2.5 The appellant opponent thus has a credible case that copies of document A21 were distributed to the participants of the meeting in January 1996. The burden of proof therefore shifts to the respondent proprietor who has to show counterevidence for eg that the brochure was only available at a later date than the date shown on the document, that the content of document A21 was not that of the brochure distributed at the meeting or that a secrecy agreement existed.
2.6 The present circumstances therefore differ from an allegation of prior use in which all the evidence is in possession of the opponent and in which the proprietor is restricted to point out loopholes or contradictions in the chain of evidence. The board also does not share the view of the respondent proprietor that it was impossible to him to prove non-distribution or non-publication and that therefore the burden of proof lay wholly on the appellant's side. The respondent had the possibility of disproving public availability of the document in question, eg by contacting further participants of the meeting who might testify that the documents handed out had different content, were given out much later, etc.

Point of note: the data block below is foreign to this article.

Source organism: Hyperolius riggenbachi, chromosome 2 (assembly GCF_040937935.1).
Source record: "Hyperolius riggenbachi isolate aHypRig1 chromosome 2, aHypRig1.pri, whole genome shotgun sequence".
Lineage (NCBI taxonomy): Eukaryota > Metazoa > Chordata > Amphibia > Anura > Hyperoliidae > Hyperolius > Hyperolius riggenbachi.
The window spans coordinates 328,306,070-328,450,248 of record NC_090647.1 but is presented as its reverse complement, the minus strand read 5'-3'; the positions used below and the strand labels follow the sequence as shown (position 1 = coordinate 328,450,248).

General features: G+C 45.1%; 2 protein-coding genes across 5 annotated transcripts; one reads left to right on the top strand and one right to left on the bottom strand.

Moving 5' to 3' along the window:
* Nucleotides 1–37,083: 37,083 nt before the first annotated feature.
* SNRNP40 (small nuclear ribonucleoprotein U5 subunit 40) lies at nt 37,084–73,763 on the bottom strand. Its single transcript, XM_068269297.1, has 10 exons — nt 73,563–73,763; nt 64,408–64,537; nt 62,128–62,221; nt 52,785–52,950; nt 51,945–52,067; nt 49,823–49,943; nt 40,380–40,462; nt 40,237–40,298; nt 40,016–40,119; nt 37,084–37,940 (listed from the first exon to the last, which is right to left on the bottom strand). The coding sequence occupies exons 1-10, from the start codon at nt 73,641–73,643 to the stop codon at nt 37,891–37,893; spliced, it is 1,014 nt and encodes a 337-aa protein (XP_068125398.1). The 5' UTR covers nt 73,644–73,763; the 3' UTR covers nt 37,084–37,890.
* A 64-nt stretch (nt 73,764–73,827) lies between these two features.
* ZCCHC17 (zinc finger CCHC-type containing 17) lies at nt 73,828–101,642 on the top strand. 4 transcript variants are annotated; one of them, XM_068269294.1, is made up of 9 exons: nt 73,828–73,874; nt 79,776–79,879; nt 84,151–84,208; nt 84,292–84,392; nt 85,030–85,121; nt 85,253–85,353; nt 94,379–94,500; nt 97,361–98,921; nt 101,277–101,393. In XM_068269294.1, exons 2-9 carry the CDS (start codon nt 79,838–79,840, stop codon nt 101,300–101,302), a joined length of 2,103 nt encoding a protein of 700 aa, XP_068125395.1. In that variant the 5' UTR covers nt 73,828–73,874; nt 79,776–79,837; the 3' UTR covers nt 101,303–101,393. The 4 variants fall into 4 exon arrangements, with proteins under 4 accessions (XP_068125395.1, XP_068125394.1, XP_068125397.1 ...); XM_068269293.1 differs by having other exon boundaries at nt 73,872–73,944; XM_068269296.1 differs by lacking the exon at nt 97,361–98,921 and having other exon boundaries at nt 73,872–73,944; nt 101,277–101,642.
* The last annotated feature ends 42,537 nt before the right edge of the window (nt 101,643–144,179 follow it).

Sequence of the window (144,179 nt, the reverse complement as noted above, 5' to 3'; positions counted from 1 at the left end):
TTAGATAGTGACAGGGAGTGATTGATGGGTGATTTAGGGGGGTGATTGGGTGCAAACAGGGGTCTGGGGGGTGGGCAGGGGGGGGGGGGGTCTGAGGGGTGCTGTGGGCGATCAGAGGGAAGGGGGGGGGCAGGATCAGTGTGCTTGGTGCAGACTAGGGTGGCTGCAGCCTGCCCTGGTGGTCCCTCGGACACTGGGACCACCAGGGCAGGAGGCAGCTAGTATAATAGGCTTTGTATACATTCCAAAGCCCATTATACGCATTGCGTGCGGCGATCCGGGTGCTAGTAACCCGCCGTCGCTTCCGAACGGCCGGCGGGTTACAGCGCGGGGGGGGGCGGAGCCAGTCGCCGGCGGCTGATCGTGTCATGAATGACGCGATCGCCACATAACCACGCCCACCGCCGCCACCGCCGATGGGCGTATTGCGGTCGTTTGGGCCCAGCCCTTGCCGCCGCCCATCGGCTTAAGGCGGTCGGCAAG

2.7 From the foregoing considerations, the board concludes that the public availability of document A21/A11a has been sufficiently proven and agrees with the finding of the opposition division that document A21/A11a was made available to the public on the first day of the meeting, ie 15 January 1996. Since this date lies before the first priority date claimed by the patent (ie 5 March 1996), document A21/A11a is part of the state of the art under Article 54(2) EPC 1973.
3. Claim 1 - Inventive step (Article 56 EPC 1973)
3.1 It is undisputed that document A11a discloses the preamble of claim 1 (pages 6 and 7), namely in the words of the claim:
A circular fluorescent lamp unit comprising:
a circular glass bulb having two end portions, a circular outer diameter set within a range of about 210 to 390 mm (a diameter of 320 mm is given in the first line of the table on page 6), a tube outer diameter set within a range of about 15 to 18 mm (a diameter of 16.0 mm, line 6 of this table), and an inner surface onto which a fluorescent substance is applied;
a base arranged between the two end portions of the glass bulb;
a discharge medium including a rare gas and mercury sealed up in the circular glass bulb;